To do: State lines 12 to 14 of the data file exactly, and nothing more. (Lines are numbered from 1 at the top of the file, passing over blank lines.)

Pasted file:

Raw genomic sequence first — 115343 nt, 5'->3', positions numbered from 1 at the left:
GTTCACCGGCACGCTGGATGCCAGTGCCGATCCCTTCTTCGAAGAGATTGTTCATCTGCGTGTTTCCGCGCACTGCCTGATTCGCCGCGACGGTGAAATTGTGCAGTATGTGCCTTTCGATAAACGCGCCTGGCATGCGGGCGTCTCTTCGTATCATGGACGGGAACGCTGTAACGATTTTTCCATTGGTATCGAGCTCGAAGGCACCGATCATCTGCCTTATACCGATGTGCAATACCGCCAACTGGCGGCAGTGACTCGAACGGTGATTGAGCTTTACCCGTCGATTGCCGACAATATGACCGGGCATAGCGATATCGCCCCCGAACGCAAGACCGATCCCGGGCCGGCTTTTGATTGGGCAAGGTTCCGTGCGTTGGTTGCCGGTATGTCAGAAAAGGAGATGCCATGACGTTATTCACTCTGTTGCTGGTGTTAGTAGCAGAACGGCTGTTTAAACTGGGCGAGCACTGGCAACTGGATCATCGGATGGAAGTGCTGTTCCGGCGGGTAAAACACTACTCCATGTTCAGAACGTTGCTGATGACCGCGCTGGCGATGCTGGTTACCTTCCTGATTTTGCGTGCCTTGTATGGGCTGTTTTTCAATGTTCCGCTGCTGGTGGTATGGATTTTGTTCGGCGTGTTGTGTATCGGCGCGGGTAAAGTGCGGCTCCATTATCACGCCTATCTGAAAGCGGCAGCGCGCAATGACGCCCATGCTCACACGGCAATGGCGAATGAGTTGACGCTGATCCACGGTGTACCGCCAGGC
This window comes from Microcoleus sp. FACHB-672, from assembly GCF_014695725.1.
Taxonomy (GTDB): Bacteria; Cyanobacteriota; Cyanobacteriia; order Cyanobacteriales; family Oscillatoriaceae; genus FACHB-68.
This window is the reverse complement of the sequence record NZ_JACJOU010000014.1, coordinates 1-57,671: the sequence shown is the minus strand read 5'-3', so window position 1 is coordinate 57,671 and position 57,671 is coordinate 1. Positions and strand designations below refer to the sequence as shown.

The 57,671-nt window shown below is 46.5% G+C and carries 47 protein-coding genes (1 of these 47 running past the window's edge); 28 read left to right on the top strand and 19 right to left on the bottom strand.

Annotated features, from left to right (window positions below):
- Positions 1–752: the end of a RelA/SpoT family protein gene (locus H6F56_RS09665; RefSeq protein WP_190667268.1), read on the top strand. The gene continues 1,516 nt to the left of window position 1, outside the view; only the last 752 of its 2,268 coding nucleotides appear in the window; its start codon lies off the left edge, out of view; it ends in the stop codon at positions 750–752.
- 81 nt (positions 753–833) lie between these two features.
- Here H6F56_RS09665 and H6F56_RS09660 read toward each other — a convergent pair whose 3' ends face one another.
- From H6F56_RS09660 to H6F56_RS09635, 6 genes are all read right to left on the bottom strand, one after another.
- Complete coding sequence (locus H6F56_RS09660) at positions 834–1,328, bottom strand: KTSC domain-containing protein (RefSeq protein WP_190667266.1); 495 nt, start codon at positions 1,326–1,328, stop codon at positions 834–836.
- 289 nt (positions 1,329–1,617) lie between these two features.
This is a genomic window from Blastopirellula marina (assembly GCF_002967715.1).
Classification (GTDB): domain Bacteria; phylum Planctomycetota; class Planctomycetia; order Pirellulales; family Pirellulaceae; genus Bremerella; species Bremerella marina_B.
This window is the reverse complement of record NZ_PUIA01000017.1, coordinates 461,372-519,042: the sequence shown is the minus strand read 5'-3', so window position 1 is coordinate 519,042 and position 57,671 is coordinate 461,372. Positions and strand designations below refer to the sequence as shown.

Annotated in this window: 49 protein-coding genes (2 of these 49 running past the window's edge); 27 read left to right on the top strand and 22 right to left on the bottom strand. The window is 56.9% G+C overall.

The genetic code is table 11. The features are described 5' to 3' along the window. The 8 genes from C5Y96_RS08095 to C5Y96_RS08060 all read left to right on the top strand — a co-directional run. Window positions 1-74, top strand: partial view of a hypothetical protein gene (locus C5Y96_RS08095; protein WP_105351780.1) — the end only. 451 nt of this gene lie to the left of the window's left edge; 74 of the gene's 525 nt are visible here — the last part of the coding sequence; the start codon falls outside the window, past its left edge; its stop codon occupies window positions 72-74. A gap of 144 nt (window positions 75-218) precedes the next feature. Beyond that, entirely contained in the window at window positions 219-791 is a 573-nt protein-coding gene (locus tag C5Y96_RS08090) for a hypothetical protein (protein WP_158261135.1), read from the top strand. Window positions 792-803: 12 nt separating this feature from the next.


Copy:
- Complete coding sequence (locus H6F56_RS09660) at positions 834–1,328, bottom strand: KTSC domain-containing protein (RefSeq protein WP_190667266.1); 495 nt, start codon at positions 1,326–1,328, stop codon at positions 834–836.
- 289 nt (positions 1,329–1,617) lie between these two features.
This is a genomic window from Blastopirellula marina (assembly GCF_002967715.1).